Image characterization is a process for describing an image based upon the outcomes of the application of preselected measures to the image. Image characterization is useful in a number of applications such as digital image libraries where image content is useful as a basis for image indexing and retrieval. For image characterization to be practical and effective the outcome of the application of the measures to the image should be: (1) sufficient to distinguish between different images, (2) invariant to certain types of transformations of the image, (3) insensitive to noise, (4) easy to compute and (5) compact. Various methods of image characterization have been used and proposed with resulting image descriptors exhibiting these attributes to differing degrees.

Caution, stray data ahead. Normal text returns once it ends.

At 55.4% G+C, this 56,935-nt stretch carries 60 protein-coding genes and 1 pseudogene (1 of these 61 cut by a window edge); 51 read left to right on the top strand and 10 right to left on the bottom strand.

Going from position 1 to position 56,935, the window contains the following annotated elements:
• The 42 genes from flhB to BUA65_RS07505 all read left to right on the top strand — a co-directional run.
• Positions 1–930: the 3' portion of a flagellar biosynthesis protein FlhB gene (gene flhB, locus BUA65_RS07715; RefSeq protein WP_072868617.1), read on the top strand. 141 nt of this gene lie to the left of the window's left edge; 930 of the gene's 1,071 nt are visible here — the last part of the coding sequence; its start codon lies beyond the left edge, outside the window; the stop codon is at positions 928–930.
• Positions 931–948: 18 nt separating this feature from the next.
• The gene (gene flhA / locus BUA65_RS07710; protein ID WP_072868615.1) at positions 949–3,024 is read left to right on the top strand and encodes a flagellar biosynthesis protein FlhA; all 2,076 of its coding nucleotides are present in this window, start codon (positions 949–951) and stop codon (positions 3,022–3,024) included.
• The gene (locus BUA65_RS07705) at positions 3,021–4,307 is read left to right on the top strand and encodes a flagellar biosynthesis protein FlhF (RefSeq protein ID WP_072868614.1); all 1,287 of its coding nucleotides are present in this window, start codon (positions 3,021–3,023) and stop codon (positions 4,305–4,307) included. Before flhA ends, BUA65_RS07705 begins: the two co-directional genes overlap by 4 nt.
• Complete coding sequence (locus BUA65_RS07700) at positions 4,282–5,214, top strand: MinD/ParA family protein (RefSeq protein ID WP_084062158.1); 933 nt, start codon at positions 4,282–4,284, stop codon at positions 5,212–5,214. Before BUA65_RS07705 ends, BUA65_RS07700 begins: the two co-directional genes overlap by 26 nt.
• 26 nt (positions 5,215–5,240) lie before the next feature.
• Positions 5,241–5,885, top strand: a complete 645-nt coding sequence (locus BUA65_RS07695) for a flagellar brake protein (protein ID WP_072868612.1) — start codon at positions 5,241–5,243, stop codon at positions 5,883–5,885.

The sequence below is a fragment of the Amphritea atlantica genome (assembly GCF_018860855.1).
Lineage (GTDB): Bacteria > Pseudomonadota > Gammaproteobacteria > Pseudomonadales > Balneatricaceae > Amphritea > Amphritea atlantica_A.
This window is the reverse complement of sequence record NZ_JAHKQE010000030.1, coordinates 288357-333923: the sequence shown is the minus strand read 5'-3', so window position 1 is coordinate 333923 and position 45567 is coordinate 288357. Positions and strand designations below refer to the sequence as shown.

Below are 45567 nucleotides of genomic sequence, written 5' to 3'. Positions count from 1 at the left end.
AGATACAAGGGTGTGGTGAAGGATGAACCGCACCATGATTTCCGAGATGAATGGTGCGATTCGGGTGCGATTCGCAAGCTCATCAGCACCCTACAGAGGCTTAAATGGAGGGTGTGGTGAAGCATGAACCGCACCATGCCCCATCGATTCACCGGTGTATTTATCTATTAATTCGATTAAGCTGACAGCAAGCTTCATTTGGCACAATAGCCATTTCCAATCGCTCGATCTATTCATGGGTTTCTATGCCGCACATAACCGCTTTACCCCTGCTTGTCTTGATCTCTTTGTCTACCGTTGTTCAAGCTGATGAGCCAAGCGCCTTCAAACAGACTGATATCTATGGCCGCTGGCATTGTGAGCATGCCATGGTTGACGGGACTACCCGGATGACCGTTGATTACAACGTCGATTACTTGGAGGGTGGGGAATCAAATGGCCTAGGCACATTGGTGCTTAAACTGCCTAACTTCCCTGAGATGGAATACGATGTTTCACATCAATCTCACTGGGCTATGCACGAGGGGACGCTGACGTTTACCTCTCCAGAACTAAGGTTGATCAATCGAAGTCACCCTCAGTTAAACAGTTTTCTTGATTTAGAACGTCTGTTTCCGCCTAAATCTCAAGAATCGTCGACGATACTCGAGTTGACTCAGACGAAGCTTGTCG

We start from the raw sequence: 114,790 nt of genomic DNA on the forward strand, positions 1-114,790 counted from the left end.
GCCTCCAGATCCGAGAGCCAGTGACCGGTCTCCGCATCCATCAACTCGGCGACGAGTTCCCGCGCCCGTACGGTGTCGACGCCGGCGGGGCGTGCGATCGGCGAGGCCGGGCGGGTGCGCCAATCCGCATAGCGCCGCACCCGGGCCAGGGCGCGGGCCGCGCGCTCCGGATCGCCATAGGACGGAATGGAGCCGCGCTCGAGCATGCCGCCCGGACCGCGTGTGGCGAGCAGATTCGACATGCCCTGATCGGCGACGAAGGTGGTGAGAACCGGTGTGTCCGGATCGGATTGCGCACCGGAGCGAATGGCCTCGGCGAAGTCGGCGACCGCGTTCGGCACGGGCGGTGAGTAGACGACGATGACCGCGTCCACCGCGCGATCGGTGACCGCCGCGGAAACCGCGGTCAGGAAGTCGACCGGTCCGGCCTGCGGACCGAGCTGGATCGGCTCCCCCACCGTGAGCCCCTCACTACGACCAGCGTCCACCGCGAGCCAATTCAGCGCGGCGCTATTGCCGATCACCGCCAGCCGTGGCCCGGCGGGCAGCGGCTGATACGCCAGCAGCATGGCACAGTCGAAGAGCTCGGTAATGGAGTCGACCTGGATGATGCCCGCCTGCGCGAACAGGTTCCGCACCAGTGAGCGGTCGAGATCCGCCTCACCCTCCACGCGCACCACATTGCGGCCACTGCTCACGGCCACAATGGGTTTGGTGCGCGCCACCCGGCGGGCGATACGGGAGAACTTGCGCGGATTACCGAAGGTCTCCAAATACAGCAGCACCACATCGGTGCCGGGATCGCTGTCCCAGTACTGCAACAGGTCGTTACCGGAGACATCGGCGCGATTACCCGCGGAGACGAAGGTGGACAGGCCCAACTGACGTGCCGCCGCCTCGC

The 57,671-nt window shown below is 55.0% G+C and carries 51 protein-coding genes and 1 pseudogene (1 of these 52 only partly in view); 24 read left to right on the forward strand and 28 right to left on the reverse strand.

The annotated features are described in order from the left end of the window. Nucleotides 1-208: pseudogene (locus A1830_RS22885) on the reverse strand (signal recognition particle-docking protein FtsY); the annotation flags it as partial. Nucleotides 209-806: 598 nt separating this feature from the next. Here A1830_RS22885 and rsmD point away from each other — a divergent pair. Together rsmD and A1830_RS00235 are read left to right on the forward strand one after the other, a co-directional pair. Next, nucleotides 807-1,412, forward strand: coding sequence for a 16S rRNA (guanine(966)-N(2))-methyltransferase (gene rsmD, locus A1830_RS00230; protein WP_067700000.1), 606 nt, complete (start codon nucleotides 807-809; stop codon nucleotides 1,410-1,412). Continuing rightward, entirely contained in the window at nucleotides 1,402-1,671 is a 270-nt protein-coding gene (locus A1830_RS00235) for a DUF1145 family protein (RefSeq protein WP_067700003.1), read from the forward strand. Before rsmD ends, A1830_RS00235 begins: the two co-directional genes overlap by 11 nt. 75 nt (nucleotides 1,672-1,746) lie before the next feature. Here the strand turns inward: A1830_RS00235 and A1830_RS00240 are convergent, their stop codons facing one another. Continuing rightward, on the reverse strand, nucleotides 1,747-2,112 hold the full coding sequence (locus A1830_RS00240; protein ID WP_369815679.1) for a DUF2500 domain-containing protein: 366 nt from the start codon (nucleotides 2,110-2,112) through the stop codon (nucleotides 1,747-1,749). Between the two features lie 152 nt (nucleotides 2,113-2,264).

A paper by Swain et al. entitled COLOR INDEXING describes the use of color histograms to characterize images. A color histogram of an image is obtained by calculating the frequency distribution of picture elements or pixels as a function of pixel color. Color histograms are invariant to translation or rotation of the image about the viewing axis. Color histograms can differ markedly for images with differing features. However, all spatial information about the features in the image is discarded in the creation of the color histogram. Therefore as long as two images have the same number of picture elements of each color it is not possible to distinguish between them using color histograms. This is true even if the two images contain features of completely different size or shape. For example, the total areas of the like colored (like hatched) geometric features of the two images of FIG. 1A and FIG. 1B are equal and require the same number of picture elements. The images cannot be distinguished on the basis of their color histograms even though thefeatures are clearly very different in size and number, and the images are easily distinguishable by the human eye.